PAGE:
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A small town institution provided the engines for Chandrayaan-3

A small town institution provided the engines for Chandrayaan-3

Many lesser-known engineering colleges in India also generate kids the nation can be proud of. The IITs, India’s finest technical institutes, are recognised on a global scale for the talented students they produce. Few people know that an engineering college in the Salem district of Tamil Nadu developed the motors for the Chandrayaan-3 spacecraft, even though major private manufacturers like Godrej Aerospace and L&T are well-known for their involvement.

A stepper motor was created by Sona College of Technology students and researchers for the LVM-3 rocket, which launched the Chandrayaan-3 satellite and put it into Earth orbit. The college’s research team created the simplex permanent magnet stepper motor for the actuator assembly of LVM-3, which managed the ratio of liquid fuel to oxidizer in the rocket engine. The motor was created by the college, but Vee Technologies, a private firm, produced it.

In April of this year, ISRO completed the Reusable Launch Vehicle (RLV) autonomous landing mission at Chitradurga in Karnataka, marking a significant development milestone for India’s reusable launch vehicle comparable to a space shuttle. Sona SPEED (Sona Special Power Electronics and Electric Drives), the R&D division of the Department of Electrical and Electronics Engineering at Sona College of Technology, has created a crucial component for this ISRO project.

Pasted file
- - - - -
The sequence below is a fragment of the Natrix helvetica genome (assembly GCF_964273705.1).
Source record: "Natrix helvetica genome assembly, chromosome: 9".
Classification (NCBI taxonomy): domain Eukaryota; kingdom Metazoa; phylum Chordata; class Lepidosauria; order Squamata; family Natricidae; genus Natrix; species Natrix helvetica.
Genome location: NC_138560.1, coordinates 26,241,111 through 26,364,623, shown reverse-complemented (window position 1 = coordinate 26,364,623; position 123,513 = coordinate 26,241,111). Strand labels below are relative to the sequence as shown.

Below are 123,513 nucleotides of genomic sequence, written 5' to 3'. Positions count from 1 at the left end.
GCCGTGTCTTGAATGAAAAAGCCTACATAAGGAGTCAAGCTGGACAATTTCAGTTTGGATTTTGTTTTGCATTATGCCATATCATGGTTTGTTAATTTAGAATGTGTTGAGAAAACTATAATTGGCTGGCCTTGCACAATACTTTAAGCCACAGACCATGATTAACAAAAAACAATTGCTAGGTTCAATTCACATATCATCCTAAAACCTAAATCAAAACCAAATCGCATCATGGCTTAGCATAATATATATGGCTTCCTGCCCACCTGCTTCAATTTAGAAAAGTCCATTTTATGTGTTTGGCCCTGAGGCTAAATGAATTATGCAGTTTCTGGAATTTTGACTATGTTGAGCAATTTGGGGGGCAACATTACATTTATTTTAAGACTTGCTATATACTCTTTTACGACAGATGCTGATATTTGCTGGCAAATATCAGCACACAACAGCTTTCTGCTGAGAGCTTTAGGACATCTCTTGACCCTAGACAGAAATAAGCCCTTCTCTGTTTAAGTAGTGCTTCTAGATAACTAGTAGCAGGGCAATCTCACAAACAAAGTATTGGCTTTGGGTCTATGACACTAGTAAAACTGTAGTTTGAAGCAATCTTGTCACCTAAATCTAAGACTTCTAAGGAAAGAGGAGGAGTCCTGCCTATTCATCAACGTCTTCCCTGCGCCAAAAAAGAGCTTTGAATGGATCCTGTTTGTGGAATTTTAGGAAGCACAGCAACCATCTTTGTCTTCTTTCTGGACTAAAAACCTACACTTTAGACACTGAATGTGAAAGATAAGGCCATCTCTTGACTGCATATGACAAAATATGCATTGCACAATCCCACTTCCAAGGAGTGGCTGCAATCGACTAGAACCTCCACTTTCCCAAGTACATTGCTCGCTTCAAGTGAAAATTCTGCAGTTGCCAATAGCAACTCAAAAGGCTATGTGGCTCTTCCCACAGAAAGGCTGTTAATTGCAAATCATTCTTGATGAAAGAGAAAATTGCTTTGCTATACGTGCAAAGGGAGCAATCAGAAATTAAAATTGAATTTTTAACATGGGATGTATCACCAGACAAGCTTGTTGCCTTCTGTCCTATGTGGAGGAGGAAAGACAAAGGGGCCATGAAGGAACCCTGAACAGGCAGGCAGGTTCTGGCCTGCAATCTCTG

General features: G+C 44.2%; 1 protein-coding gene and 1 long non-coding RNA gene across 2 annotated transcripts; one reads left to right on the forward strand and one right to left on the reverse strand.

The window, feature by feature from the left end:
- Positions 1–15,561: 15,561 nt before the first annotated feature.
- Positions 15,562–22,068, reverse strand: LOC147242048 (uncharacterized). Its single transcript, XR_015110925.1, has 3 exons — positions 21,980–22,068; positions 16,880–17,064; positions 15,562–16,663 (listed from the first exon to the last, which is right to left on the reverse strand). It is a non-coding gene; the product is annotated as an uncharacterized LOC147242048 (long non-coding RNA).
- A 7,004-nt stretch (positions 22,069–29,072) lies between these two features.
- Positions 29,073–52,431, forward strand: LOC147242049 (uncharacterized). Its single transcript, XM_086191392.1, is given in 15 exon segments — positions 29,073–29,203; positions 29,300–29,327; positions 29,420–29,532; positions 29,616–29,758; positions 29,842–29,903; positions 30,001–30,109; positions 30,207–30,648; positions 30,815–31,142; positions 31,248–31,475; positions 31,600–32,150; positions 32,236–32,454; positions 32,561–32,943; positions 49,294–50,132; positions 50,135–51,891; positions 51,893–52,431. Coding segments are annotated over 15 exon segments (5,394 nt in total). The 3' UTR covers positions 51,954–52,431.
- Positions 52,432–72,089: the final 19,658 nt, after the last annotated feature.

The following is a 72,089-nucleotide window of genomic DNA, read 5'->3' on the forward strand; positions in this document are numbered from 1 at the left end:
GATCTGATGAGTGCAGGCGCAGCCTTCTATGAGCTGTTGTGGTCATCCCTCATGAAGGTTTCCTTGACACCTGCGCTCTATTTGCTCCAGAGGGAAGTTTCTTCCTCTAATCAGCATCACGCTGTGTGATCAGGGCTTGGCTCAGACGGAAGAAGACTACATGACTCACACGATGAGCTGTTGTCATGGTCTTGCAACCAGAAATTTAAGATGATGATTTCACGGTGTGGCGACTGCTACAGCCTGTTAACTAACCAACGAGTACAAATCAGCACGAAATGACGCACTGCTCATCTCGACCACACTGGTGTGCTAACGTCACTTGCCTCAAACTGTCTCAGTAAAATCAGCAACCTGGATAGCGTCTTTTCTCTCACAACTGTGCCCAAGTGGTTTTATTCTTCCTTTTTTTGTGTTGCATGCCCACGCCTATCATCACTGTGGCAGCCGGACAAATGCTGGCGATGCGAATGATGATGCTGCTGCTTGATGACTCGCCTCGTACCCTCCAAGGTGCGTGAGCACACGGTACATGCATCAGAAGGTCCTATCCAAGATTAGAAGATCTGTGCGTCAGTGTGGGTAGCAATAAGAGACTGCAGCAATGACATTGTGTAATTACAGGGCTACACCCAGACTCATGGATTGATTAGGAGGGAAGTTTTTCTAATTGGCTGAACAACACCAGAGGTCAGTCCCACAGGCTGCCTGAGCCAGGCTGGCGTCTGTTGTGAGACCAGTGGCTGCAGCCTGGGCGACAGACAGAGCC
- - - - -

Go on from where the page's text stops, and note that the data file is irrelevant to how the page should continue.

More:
The helicopter hoist’s SONA 25kW quadruple BLDC motor was utilised to elevate the RLV to a height of 4.5 kilometres before releasing it to make an autonomous landing at Chitradurga. The college’s research team supplied parts for Chandrayaan-2. Students from Sona College of Technology and students from five other colleges launched a student PICO satellite from the ISRO facilities in 2017.

“We are privileged to contribute to ISRO’s Moon mission through R&D work at the Sona College of Technology. The research team is committed to supporting Isro’s future space missions too,” SonaSPEED’s head, Prof. N. Kannan, recently said.

Talent at the bottom

While it is no small achievement for a lesser-known engineering institution to contribute to a groundbreaking space mission, many of the top scientists employed by the government, including those working on ISRO’s Chandrayaan project, are graduates of regional engineering colleges rather than the prestigious IITs.


An RTI request a few years ago revealed that only 2% of the ISRO staff were graduates of IITs and NITs. It demonstrates the breadth of India’s scientific potential, and the magnitude of yesterday’s accomplishment will give Indian research a boost.

Congressman Shashi Tharoor noted on X, formerly known as Twitter, that ISRO director S. Somnath attended the TKM College of Engineering in Kollam, Kerala, and that many of his coworkers attended the College of Engineering in Thiruvananthapuram (CET). He said at least seven additional CET engineers worked on the Chandrayaan-3 project.

“Indians are understandably enthralled with the IITs, but let’s recognise the graduates of underappreciated engineering schools who devote their lives to serving the public good and who form the foundation of national businesses like @ISRO. CETians brought us to the moon, whereas IITians travelled to Silicon Valley.

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